THE STATE TAKE‐OVER OF SCHOOLS IN NIGERIA: A CONTROVERSY

Pages75-86
Publication Date01 Jan 1979
DOIhttps://doi.org/10.1108/eb009808
AuthorNICHOLAS A. NWAGWU
SubjectEducation
THE JOURNAL OF EDUCATIONAL ADMINISTRATION
VOLUME XVII, NUMBER 1 MAY, 1979
THE STATE TAKE-OVER OF SCHOOLS IN NIGERIA: A
CONTROVERSY
NICHOLAS A. NWAGWU
Until the middle of the 20th Century, all the governments of the various regions in
Nigeria did was to give grants-in-aid to the voluntary agencies that operated approved
schools while a few "government schools" were established in a few strategic towns.
After the Nigeria-Biafra civil war in 1970, some State governments took over the
complete ownership and control of all educational institutions in their areas of juris-
diction. The educational policies and practices of the voluntary agencies were
condemned as being foreign-oriented, irrelevant to Nigeria's needs, and divisive in the
sense that denominational schools encouraged religious and tribal bigotry and un-
healthy rivalry among the citizens. It was also argued that state take-over of all schools
would enable the government to plan the education system as part of the national
integrated plan for social and economic development. The author supports greater
control of the education system by the government and indeed a state take-over of
voluntary schools based on mutual agreement. However, voluntary agencies and
private individuals should be allowed to own and run their own schools completely at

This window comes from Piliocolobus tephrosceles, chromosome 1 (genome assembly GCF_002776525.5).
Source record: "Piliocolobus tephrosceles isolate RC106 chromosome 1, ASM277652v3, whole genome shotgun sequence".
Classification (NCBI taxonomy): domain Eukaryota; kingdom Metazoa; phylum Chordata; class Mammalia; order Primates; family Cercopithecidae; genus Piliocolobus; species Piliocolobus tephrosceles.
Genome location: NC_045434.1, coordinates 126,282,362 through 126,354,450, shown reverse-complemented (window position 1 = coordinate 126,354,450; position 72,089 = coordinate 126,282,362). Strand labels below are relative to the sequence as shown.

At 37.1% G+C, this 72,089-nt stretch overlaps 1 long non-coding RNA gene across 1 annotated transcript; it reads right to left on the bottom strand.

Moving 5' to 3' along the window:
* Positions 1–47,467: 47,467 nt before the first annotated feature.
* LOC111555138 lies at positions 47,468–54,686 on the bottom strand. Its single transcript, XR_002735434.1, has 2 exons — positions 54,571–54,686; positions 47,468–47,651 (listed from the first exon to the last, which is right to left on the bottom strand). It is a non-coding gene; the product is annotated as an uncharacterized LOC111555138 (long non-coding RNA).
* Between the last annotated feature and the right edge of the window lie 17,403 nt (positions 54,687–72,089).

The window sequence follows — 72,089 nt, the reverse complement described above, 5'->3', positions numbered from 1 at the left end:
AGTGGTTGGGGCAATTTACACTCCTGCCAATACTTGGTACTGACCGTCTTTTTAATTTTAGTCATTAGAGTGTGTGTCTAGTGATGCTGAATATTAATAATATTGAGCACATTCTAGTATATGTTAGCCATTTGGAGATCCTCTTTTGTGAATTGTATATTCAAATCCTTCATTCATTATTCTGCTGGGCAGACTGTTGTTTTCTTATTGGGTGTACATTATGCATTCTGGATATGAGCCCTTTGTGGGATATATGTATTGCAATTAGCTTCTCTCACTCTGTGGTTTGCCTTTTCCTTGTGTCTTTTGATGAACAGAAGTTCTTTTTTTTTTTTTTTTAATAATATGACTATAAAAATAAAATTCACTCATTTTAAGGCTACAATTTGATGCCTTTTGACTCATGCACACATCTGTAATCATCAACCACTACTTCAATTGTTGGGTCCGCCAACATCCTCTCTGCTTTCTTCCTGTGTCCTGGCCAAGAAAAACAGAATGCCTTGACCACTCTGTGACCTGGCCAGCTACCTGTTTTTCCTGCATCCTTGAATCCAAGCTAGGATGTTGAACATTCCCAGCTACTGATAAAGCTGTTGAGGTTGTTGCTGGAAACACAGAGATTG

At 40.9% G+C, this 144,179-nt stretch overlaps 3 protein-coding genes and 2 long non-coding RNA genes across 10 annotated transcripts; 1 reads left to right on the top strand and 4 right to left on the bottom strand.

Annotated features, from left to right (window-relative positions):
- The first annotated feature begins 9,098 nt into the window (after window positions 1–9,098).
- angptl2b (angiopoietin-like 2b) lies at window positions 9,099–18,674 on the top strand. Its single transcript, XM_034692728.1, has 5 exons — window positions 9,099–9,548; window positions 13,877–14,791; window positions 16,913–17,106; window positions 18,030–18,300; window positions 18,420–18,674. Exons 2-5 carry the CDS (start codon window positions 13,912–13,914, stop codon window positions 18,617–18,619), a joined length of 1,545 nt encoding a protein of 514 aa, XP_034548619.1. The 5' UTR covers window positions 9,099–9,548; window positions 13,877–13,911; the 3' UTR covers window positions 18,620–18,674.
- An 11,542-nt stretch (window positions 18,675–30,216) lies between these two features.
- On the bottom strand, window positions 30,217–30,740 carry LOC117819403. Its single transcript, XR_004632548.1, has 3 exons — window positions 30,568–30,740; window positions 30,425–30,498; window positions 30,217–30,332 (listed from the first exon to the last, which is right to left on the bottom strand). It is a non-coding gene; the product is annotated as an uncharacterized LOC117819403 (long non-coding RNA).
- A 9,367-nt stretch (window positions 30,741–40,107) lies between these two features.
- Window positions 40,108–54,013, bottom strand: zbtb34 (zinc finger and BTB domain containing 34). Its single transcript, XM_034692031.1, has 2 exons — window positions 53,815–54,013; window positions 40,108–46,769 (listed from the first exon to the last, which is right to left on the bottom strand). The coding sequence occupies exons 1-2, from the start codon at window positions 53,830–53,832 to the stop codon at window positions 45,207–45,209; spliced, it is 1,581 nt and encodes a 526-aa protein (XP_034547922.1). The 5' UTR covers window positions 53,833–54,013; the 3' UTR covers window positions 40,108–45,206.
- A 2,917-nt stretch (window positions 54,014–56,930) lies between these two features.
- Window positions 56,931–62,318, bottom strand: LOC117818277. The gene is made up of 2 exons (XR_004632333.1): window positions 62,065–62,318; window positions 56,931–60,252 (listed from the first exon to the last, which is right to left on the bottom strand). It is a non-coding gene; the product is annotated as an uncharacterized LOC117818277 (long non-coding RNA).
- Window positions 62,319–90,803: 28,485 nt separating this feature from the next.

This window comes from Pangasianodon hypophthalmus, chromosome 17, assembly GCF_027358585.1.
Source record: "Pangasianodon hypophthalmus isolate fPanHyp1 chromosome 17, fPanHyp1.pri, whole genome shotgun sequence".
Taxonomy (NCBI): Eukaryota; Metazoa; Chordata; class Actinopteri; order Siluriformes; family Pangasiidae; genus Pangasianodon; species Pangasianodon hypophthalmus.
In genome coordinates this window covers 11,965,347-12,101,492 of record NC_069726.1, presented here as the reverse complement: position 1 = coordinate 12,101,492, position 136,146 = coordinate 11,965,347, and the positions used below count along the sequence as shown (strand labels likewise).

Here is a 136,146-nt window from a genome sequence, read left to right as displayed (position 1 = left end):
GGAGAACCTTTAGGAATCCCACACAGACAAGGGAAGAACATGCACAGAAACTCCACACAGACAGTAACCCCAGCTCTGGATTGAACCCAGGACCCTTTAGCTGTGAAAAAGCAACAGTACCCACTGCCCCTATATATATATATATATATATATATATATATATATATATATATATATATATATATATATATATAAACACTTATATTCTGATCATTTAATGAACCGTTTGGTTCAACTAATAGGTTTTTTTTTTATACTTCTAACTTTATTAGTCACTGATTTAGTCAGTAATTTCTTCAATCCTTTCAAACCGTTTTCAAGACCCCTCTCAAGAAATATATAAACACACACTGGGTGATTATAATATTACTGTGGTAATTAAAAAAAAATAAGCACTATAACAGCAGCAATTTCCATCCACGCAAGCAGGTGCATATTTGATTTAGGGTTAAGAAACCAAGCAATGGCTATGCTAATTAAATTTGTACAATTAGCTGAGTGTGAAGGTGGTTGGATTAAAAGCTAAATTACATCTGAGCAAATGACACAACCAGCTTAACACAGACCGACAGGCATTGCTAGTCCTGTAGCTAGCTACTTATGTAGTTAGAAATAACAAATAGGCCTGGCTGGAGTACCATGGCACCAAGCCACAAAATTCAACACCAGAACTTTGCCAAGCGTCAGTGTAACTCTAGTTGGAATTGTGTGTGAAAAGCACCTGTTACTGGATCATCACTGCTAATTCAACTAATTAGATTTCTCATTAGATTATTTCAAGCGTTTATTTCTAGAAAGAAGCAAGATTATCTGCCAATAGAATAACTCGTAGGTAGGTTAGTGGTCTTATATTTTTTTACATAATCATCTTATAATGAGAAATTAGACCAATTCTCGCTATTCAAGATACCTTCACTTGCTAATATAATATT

their own expense within the broad framework of government regulations. However,
many Nigerians objected to the unilateral seizure and control of church and private
schools by the government. People argued that it was illegal to dispossess the
voluntary agencies of schools they built mostly with their own resources without first
of all working out an agreement with them which should include adequate
compensation.
The question of the take-over of
all
mission and private schools by the
State Government is a very controversial issue not only in Nigeria but also
in many countries in Africa and the third world. The issue is not just the
control of the administration and organization of
schools.
Indeed, church
missionary groups and private individuals who own schools have for a
long time accepted the authority and right of the State government to
plan, supervise and control the educational system of the country. The
point of contention is whether the government can summarily dispossess
private individuals and church organizations of their schools and ban the
opening of new schools by such bodies. For a proper understanding of the
controversy, it is necessary to examine briefly the early history of edu-
cation in Nigeria as fitting background information to the issue of State
take-over of schools.
NICHOLAS A. NWAGWU is Associate Professor and Acting Dean, Faculty of Education,
University of Benin, Nigeria. He holds the degrees of B.A. (Nsukka), M.Ed. (Leicester),
M.A. and Ed.D. (Columbia). Dr Nwagwu has published extensively in the field of edu-
cational administration and has travelled widely.

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